Thursday, June 16, 2011

The Trinity

Sometimes, being Catholic means pondering a God that we believe to be three persons. We've practiced the songs for the upcoming Sunday. "All Hail, Adored Trinity" will be nice because it hearkens back to an earlier era, especially with the organ voice of the guitar synthesizer, and because we sing it in parts and it sounds pretty good. Overall, though, we are not excited about the choices for Trinity Sunday, and "Alleluia, Sing" is not found in our new hymnals.

Does this doctrine that at times seems to be simple and at other times (most of the time) seems complex and worthy of a lifetime of study and contemplation  -- affect my daily life?

I think so. I think that I relate in different ways to each person of the Trinity. I think this belief has had a part in shaping the person that I am. I believe that this God-in-three-Persons has created me, sustained me, taught me, saved me, encouraged me and challenged me throughout my days on this earth. 


Sometimes, being Catholic means wrestling with different views within the church, attempting to understand varying viewpoints, and trying to discern both what is right, and what action is required.

Come, Holy Spirit.

Saturday, May 14, 2011

More art

So, this weekend the art show I mentioned previously is underway. I was amazed at the size of the show (not to mention the size of some of the pieces!) and the quality of so much of the art. I wished that I had planned for more time to be there, to contemplate more of the striking work.

In his "Letter to Artists," Blessed John Paul II spoke of "the path of the fruitful dialogue between the Church and artists which as gone on unbroken through two thousand years of history." That path has led this weekend to a parish of my diocese. I am richer for having been there today.

Saturday, May 7, 2011

Current events

Being Catholic has an impact on the way I perceive the world and what happens in it. It colored the way I looked at the killing of Osama bin Laden. It meant that in between stories of revelation and celebration in the news, I was also reading reflections by Catholic thinkers and others (such as this one) about concepts like revenge versus forgiveness, the value of life, the cycle of violence. The discussion is coming out of Christianity, but my view is particularly through the Catholic lens.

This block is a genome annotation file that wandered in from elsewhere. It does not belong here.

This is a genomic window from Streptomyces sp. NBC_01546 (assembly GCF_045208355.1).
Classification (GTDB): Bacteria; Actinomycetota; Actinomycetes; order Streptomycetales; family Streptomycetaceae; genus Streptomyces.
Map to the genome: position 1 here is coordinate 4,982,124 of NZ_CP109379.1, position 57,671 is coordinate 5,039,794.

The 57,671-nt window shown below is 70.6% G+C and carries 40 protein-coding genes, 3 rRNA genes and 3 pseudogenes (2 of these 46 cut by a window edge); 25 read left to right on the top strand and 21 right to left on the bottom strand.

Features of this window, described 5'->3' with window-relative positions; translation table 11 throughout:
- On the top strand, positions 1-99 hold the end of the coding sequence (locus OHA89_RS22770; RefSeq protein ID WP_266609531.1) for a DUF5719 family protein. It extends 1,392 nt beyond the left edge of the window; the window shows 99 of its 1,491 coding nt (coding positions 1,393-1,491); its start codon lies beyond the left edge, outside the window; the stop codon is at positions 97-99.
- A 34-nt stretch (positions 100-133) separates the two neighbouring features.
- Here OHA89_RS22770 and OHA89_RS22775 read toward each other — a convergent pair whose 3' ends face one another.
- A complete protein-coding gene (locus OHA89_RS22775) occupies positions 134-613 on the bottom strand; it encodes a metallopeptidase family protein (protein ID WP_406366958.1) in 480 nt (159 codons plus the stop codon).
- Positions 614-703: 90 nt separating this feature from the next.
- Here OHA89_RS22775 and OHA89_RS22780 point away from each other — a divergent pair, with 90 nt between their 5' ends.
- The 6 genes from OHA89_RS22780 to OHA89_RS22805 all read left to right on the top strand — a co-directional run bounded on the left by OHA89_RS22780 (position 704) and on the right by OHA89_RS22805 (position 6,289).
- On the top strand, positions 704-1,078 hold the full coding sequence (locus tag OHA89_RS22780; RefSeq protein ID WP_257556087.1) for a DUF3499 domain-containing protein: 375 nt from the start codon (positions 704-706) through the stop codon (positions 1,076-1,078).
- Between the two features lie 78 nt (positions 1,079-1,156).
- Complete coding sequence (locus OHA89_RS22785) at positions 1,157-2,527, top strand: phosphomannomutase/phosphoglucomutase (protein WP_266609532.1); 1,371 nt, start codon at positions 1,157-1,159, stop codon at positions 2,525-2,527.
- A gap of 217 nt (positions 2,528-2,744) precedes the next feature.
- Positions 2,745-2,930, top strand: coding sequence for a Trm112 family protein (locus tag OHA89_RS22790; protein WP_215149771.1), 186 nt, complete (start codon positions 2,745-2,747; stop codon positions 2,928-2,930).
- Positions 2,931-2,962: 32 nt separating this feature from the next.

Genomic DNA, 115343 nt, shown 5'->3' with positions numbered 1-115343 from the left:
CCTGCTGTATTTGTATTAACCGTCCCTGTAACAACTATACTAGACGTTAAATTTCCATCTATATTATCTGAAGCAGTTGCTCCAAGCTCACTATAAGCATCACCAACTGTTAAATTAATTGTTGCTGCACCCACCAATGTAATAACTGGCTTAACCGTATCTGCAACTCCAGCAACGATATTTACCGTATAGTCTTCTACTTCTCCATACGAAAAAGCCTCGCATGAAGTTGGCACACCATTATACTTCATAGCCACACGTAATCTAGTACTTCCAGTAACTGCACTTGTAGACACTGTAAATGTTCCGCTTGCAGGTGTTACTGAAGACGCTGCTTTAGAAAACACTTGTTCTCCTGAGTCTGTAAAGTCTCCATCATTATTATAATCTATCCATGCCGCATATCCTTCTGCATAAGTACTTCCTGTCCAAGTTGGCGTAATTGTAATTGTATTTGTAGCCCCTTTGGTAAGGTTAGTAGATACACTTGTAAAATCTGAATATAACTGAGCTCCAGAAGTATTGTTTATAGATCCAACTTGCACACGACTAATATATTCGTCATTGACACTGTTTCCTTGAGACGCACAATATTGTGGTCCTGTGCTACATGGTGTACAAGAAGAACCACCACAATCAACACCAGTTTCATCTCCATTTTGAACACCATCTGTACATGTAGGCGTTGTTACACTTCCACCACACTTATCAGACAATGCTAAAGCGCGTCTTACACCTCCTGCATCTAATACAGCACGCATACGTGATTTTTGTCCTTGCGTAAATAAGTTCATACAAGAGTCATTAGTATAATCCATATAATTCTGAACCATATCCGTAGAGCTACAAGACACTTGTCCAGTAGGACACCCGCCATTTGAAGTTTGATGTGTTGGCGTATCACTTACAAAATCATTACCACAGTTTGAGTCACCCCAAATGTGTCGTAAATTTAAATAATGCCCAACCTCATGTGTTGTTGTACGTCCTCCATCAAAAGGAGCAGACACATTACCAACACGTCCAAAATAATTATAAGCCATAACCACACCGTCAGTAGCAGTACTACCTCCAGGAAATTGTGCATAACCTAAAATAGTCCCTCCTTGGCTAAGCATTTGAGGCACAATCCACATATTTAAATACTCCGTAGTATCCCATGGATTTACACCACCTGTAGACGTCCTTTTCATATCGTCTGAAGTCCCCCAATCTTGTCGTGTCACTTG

Thursday, April 28, 2011


Being Catholic means (well, for some but not all) spending a lot of time in church during a certain weekend in March or April. I am glad that I have a job that allows me to participate in everything, right down to the Saturday morning spent washing pews and carrying lilies to help get the church spruced up for Easter.

It's the Vigil that I most look forward to. Beforehand the darkened church is quietly buzzing with anticipation as the assembly begins to gather, servers, clergy, musicians, and readers go over their parts and catechumens don the robes they will wear for baptism. The liturgy begins with a blazing fire near the sidewalk in front of the church. Do passersby wonder what we are up to? The Paschal candle is lit and the fire spreads across the tapers held by everyone old enough not to burn the clothing of the person in front of them in procession back into the church.  "Christ our Light!"

It's a long Mass, two hours plus, or even three or four (I have heard) in places, but it's a night for telling our story and renewing our hope. And that takes time. I feel the joy as the lights are all turned on and as I remember the "resurrections" I have experienced and witnessed in life. The story is not just one that happened two thousand years ago, but one that is imprinted onto the hearts of those who celebrate this feast each year.

It's a  long celebration, but it's also "outside of time," so that almost every year at the conclusion, someone remarks how surprising it is that it is so late.

He is risen! Alleluia!

Saturday, April 23, 2011

Good Friday

In the days when there is the most to say, I have the least time to write. Much more could be said about the Triduum.